US troops in Iraq are stepping up their efforts to rid the country of forces loyal to ousted President Saddam Hussein.
The military said Sunday it has begun a new operation called Desert Scorpion to isolate and defeat remaining pockets that seek to delay the transition to a peaceful and stable Iraq. It said the operation targets Baath Party loyalists, terrorist organizations and criminal elements.
A US Central Command spokesman said an undetermined number of people already have been detained in the sweep, which began overnight with extensive raids in the town of Fallujah.
Fallujah, 60 kilometers west of Baghdad, has been a center of armed resistance to US forces.
The early-morning military operation, backed by air cover, began hours after a deadline expired for all Iraqis to turn in their weapons. There were no reports of any serious clashes as US soldiers set up checkpoints and searched houses.
By daybreak, calm had returned to Fallujah, and soldiers were distributing food and humanitarian supplies.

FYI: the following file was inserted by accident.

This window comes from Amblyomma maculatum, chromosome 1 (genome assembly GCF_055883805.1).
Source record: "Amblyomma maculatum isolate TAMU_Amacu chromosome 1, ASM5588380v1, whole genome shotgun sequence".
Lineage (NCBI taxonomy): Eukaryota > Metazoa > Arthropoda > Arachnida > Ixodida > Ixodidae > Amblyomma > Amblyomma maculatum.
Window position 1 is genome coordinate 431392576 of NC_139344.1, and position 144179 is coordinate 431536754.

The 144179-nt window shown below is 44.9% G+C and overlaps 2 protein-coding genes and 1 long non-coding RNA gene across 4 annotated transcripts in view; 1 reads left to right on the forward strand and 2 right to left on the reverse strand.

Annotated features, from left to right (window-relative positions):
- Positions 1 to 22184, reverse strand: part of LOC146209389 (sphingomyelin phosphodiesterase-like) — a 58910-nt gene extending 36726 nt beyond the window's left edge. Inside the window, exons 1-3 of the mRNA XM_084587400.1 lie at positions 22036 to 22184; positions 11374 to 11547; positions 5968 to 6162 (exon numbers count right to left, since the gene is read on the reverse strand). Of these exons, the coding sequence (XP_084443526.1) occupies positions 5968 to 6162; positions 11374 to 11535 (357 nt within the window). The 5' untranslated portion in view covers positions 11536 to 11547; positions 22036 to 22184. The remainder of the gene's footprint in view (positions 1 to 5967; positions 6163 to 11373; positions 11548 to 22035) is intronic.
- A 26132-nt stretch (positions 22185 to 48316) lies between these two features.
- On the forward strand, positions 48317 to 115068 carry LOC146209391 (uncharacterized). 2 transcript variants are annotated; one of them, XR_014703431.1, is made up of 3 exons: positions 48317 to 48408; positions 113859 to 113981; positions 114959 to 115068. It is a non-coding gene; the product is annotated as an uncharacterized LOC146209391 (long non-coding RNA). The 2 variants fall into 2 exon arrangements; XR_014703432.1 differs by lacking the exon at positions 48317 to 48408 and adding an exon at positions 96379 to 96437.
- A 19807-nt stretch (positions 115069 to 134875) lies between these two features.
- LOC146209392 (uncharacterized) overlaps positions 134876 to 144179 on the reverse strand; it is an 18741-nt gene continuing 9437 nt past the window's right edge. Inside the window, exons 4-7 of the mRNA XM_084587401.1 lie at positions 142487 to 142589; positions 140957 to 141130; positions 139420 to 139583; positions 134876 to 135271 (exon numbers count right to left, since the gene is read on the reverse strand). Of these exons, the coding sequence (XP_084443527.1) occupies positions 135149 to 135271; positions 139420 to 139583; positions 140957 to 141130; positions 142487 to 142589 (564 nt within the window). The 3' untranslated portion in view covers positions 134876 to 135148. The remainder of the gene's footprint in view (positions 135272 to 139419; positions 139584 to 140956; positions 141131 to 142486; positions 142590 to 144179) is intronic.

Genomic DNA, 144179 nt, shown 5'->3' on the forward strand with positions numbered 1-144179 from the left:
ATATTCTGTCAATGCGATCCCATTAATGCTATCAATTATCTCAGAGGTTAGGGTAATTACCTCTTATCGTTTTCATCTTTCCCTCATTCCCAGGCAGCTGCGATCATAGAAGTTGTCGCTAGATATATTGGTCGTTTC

Operation Desert Scorpion follows a massive six-day military assault (called Operation Peninsula Strike) that ended Thursday in central Iraq. It netted about 400 suspected militants. All but about 60 of the detainees have been released.
Thousands of soldiers were involved in last week's raids, the largest US military operation since the end of major fighting in April.
The chairman of the US joint chiefs of staff, General Richard Myers, says coalition forces in Iraq are opposed by five groups, including some sponsored by Iran. He said Saturday that U-S forces generally believe Saddam Hussein survived the U-S led war in Iraq and must be found.
An American forces statement says Saddam Hussein's air force commander, General Hamid Raja Shalah al-Tikriti, has been captured. He was ranked 17th on the most-wanted list of officials of the former Iraqi regime.